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Releasing The Boulder

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We go on into July! I have never had to employ the skills of practice so much as in the last few months. I've been noticing how easy it is to forget that the world we knew not long ago has been completely shaken and changed, and likely a completely new world is coming in its place. Our natural tendency is to try to cling to what feels safe and familiar. We want to immediately restore a sense of order when things feel groundless. One of the great blessings of Buddhism is learning to embrace a fundamental truth: Life is always groundless and uncertain. Whether we realize it or not, we're always floating in midair. This can seem scary at first, but it also opens us up to life in a very powerful way.

 

A teacher of mine said once, "the human psyche isn't interested in happiness, it's interested in comfort." We tend to look for what felt good at a certain point in our lives, or what we imagine would feel better in the future, and then orient our attention in a way that tries to get whatever that is. It creates a sense of "if only it had been" or "if only I had xyz." I distill this down into "if only" thinking, a version of what The Buddha called "craving." If we pay attention, we'll notice that in every moment there is a subtle or overt sense of restlessness within us. When we're in pain, we want the pain to stop. When we're in joy, we want the joy forever. In both instances, we suffer. We imagine a place where it will all be balanced forever, a place where there is solid ground. This place doesn't exist. We all know we've achieved many things in our lives which we thought would bring us peace and after a brief settling, we're right back to "if only." It's never quite right, there's always another hoop to jump through.

This craving is an expression of our deeper wisdom that things are constantly in flux. We know that things are inherently unstable and attempt to gain control over it all by getting all the ducks in a row. But haven't you noticed there's always a rebellious duck? There's one duck that no matter how much we plan just goes off and does its own thing. There's always something that is out of place. We get a great relationship but our job is draining us. We have stable finances but our anxieties take us over. We finally finish a project and right after the pride we feel a let down.

One of the reasons I believe there is so much resistance to the world right now is that we generally have a very low capacity for discomfort. Right now, we are having our faces shoved into the reality of instability and impermanence. We are also learning an axiom that it is our job to embrace the truths of life, not life's job to change so we can feel comfortable.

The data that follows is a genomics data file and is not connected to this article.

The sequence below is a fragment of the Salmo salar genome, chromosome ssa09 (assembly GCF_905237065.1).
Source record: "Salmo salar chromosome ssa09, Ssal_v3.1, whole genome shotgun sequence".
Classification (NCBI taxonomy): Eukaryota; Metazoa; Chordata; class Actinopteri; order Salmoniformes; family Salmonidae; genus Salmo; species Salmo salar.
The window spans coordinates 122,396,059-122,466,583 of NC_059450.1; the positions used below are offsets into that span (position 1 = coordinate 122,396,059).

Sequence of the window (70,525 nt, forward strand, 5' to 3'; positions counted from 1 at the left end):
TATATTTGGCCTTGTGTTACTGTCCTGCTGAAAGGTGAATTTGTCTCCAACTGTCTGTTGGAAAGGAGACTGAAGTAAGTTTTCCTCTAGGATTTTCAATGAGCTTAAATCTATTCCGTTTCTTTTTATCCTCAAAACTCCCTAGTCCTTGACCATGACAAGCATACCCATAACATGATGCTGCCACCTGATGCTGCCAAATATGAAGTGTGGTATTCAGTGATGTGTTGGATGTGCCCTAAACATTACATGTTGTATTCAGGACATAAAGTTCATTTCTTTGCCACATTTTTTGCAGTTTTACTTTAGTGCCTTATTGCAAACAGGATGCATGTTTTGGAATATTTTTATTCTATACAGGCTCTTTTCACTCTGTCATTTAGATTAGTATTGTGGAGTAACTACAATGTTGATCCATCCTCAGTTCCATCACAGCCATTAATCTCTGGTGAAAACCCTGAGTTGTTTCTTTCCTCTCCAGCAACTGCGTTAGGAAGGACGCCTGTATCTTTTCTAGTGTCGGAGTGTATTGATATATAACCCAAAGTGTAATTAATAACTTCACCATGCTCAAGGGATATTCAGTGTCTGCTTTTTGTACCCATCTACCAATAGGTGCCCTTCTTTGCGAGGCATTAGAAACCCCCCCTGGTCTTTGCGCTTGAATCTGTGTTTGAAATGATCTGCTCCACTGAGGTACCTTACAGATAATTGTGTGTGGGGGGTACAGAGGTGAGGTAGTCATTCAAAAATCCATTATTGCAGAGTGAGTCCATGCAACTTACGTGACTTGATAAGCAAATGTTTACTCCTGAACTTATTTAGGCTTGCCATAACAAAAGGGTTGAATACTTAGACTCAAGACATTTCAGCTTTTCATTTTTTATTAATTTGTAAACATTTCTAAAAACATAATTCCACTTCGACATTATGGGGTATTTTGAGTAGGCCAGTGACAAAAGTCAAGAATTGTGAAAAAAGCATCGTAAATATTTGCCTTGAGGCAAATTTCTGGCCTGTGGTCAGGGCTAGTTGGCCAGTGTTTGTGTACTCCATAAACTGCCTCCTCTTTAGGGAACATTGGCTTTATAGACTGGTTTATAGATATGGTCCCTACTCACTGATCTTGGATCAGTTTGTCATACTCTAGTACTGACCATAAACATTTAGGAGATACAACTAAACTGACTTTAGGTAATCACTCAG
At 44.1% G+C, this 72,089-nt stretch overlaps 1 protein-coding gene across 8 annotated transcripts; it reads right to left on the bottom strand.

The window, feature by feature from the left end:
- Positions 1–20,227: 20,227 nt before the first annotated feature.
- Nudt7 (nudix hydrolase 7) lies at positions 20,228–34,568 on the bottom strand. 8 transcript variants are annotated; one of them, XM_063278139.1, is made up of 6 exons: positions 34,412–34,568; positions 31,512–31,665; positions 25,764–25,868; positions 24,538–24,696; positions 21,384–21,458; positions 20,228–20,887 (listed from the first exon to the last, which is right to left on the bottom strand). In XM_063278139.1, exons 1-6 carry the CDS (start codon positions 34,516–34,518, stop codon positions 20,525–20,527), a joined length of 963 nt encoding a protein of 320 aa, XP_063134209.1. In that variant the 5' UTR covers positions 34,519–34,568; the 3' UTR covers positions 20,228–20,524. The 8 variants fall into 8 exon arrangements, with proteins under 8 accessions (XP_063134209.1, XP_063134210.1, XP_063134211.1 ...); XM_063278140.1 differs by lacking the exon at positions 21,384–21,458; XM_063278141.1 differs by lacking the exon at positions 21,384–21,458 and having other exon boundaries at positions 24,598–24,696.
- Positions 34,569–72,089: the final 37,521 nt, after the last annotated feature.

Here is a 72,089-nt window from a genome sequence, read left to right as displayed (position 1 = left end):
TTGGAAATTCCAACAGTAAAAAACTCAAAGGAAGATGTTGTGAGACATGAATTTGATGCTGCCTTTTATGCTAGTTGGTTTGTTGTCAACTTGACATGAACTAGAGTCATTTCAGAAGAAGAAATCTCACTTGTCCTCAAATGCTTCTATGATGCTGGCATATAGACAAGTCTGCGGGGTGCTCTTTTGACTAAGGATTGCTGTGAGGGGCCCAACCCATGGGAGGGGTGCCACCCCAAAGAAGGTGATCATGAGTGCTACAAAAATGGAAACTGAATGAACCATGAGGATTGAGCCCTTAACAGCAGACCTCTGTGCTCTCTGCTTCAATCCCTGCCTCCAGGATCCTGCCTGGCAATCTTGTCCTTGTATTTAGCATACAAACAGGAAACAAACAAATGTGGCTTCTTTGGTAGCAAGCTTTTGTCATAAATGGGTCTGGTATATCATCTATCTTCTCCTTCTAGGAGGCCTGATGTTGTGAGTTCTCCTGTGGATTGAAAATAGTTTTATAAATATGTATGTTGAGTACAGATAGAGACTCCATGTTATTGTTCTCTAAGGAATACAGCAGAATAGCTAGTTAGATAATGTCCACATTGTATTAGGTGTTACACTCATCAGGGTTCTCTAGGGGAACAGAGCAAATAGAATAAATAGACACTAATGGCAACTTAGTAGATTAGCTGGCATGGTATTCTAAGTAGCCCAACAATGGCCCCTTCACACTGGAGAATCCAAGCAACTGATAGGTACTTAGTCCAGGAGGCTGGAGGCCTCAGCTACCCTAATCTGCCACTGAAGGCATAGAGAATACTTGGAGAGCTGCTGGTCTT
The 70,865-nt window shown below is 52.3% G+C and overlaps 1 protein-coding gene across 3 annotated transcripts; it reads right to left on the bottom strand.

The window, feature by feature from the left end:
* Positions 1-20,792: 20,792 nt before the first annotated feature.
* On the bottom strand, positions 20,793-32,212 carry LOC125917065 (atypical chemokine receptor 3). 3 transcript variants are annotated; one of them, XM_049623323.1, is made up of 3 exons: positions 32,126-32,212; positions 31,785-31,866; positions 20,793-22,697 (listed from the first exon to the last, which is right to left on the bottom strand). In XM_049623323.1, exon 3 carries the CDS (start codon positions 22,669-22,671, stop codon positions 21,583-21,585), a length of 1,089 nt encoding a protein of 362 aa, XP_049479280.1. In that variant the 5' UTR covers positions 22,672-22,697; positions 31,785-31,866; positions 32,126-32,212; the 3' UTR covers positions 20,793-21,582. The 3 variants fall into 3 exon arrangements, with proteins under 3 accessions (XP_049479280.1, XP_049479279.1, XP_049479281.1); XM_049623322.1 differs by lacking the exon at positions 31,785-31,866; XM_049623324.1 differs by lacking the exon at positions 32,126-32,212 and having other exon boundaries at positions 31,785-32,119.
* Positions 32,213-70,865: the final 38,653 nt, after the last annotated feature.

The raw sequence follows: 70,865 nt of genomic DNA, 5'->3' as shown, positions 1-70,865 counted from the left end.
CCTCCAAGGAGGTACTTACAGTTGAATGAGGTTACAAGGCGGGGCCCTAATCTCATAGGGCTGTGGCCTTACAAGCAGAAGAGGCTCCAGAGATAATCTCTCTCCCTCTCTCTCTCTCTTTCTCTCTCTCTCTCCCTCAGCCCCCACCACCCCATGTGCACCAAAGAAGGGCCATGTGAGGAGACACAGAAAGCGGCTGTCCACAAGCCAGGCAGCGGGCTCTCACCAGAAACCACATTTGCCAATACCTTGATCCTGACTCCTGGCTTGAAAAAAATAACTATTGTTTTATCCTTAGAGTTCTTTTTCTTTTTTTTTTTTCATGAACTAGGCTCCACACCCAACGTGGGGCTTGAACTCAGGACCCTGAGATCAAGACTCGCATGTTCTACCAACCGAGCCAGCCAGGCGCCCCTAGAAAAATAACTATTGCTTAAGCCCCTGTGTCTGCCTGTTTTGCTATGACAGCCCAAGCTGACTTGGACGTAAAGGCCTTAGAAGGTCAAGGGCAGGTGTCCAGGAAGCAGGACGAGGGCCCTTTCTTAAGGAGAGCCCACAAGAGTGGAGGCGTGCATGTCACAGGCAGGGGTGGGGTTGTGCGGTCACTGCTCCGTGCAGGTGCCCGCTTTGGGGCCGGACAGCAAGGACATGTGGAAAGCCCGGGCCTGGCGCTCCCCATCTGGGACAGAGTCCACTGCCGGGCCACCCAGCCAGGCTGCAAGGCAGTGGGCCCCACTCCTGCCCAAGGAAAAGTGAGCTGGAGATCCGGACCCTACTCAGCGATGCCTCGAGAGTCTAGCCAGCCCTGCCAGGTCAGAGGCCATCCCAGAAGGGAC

Spiritual practice almost always is showing us to do the opposite of our tendencies. This sounds simple, but putting it into practice is incredibly challenging. It takes years, sometimes decades, to come to the point where we are ready to relax into the truths of life. Maybe the most challenging of these is the truth of instability. It's at the core of that deep omnipresent restlessness. The restlessness is trying to wake us up not by getting us to attempt to make everything stable and secure, but to help us go with the current of the change. The restlessness is our attempt to hold onto the boulder in the middle of a fast moving river. We scream and yell and kick to stay in this one spot while the river pulls at us. But when we finally let go, we don't die, we feel alive, we feel free, we feel the exhilaration of adventure and freshness. Rather than fighting the restlessness and stuffing it down, we relax into the truth its trying to awaken within us. As a Buddhist teacher said so well, "relax, it's always uncertain!"

We can do this a step at a time. We can notice in meditation or contemplation when we feel the restlessness. Where do we feel it in our bodies? How do we react to it? What do we do to try to stamp it out? I often have clients make a list of all their "if only" thoughts and sit with them to see how they feel in their body. We almost always notice doing this work that the "if only" is a way of trying to keep the solid ground where there is only space. Then we meditate on just feeling spacious. We feel the space around us and inside of us. We feel there is space for it all to exist right now. We slowly and methodically build trust with that space. We remember that it is the truth, that every moment arises from and falls back into space. And then, we don't feel so afraid of all the change, because we know that we are not that which changes, we are that in which the change arises. We cannot fake this realization, but we can practice towards it, and when we have it our basic view of the universe changes forever.

The opportunity right now my friends is to to open space and allow change within that space. To finally let go of the boulders in the river that we think keep us safe and stable. When we do the whiplash might be intense and uncomfortable, but we will heal and in doing so help others to heal as well. The world as we have known it is gone now and a new one is arising. It is a macrocosmic expression of what is happening in ever second within and around us. It's always fresh and it's always different.

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